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These lessons are geared for younger students. Many lessons will, however, include activities for the older student.
by Dr. Jonathan Henry
These lessons are geared for younger students. Many lessons will, however, include activities for the older student. Parents/teachers will easily find the answers to questions in the text, and should prepare themselves by reading the stated pages prior to having the student read the weekly assignment. If a child is not able to read yet, parents may wish to read the text to the student.
NOTE: For this lesson, a night-time class would be helpful. Have students observe the sky. If you live in a well-lighted area, you may want to drive to a nearby park so you can see more.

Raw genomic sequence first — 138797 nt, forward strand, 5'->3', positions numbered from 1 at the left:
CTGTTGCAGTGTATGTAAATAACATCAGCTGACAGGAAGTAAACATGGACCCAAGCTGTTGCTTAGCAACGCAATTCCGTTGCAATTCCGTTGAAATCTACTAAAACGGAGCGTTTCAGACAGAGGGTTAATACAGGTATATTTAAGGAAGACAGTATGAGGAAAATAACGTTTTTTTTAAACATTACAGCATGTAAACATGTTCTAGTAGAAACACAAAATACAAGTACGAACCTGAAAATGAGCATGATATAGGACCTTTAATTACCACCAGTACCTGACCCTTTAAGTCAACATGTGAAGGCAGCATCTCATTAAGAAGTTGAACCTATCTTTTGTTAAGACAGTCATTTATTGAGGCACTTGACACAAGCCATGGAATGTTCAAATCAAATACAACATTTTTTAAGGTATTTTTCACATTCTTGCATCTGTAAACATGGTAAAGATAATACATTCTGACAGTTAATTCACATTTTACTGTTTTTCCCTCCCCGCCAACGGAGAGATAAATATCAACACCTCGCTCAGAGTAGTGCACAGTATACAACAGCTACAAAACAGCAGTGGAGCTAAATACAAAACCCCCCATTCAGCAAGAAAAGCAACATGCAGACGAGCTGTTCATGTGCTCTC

On a clear night go outside and look at the sky. How many constellations you can find? Your local newspaper should list moon-rise times, as well as which planets are visible and in which part of the sky they can be seen.
The Astronomy Book suggests the magazine Sky and Telescope. A word of caution: this magazine contains articles which talk about long ages (millions and billions of years), the “big bang,” the evolution of stars, etc. as if they are fact. The Sky and Telescope Web site has an interactive sky chart and other useful information.